Understanding the Basics of Arrest Warrants and Search Warrants

Do police always need a warrant to arrest you? When can law enforcement search your home or car? Do police need both an arrest warrant and a search warrant? What is the difference between an arrest warrant and a search warrant? These are important questions and it is crucial to understand your basic legal rights if you encounter police.

What are Warrants?

A warrant is a legal document that is issued by a judge or grand jury. The warrant authorizes law enforcement to engage in some activity that would otherwise violate your Constitutional rights. An arrest warrant authorizes police to detain you and keep you in custody for a period of time. A search warrant authorizes police to search a specific location for specific evidence. Police do not always have to have a warrant to place you under arrest or search you.

What is an Arrest Warrant?

An arrest warrant is a legal authorization from the court to place you under arrest. It may be issued when law enforcement or a grand jury believe (and show) that there is probable cause to think that something illegal has occurred and that you were involved. Arrest warrants are generally based on sworn statements, known as affidavits, of police officers. These affidavits explain the reason why the police officer believes an arrest warrant should be issued. This probable cause can be based on the police officer’s own observation and/or by information provided by witnesses. If the information is provided by witnesses there must be a strong indication that the witness is credible and that they have a strong basis of knowledge for their statements. A judge who reviews an application for an arrest warrant must be persuaded that the totality of the circumstances suggest that the facts are valid and that a warrant should be issued.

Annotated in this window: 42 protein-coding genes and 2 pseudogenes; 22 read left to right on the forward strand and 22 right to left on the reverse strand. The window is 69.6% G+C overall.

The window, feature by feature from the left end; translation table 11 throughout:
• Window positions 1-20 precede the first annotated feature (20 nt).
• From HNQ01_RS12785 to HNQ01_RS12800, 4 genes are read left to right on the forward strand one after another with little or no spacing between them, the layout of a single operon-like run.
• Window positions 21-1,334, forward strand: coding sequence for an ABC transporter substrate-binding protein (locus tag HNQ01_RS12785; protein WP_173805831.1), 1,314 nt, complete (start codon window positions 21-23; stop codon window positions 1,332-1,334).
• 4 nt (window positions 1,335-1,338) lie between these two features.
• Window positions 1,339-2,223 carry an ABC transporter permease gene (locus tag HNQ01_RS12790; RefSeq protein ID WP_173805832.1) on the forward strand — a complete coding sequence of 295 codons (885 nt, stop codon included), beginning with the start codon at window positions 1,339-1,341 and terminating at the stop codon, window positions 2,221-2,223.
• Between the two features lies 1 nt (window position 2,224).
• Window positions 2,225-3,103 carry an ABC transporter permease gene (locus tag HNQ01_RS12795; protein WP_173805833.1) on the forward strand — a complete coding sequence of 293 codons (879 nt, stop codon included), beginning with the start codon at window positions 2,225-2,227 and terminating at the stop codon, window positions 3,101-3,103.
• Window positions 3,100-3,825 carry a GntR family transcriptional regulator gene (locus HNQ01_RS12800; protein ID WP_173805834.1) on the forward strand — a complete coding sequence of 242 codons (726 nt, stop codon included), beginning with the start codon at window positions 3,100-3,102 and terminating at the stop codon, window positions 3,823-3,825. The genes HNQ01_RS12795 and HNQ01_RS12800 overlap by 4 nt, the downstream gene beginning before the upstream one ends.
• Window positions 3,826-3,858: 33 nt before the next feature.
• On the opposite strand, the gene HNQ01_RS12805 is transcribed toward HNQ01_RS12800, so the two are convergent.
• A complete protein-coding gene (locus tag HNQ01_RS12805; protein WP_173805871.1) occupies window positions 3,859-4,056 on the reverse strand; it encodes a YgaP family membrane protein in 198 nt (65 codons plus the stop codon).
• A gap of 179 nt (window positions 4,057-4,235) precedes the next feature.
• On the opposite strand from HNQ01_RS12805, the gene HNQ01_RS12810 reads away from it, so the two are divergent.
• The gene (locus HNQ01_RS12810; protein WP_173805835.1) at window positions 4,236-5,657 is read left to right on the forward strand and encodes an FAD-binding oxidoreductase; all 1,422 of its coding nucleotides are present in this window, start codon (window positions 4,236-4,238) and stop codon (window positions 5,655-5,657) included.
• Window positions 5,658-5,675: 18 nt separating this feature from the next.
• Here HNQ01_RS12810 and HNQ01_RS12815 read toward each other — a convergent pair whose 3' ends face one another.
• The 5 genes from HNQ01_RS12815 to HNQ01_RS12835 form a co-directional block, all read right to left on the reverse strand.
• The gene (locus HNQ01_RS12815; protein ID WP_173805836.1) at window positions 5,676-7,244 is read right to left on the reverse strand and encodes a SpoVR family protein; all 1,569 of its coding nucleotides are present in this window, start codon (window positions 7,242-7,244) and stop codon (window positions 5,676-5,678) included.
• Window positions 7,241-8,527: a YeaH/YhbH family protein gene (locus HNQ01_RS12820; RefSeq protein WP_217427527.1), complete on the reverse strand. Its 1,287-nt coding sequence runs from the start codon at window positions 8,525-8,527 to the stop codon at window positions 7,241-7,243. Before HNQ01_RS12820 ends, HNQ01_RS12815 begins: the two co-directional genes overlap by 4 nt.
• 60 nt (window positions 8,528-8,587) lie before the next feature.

When is an Arrest Warrant Valid?

Police do not always need to have an arrest warrant to place you under arrest. If police have probable cause and witness a crime they can arrest you without getting a warrant. If police do not witness a crime or have probable cause they must petition a court to issue an arrest warrant. Arrest warrants must contain certain information to be valid. If an arrest warrant is not executed properly it can disrupt the case against you. To be valid, an arrest warrant must:

  • Contain the reason(s) why the officer believes the warrant should be issued (probable cause);
  • Be based on police affidavits that are made without reckless disregard for the truth;
  • Be issued by a detached and neutral judge or grand jury; and
  • Contain a specific description of the person to be arrested.

An arrest warrant does not necessarily have to contain your name to be valid. The Fourth Amendment requires that the warrant “particularly describe” the person to be arrested. If that description contains enough detail that would reasonably lead law enforcement to determine that you were the intended subject, the warrant may still be valid.

What CAN and CAN’T Police Do With an Arrest Warrant?

Police who have a warrant for your arrest may place you under lawful arrest and detain you. Police may also perform a search incident to your arrest. This means that they may search your immediate person (body) and the plain view area in which you are arrested.

Police who have a warrant for your arrest may not search your home, car, or other location that is not in plain view. An arrest warrant is different from a search warrant and only authorizes police to place you under arrest. If police ask if they can search your home, car, or other location not in plain view you have the right to say no.

What is a Search Warrant?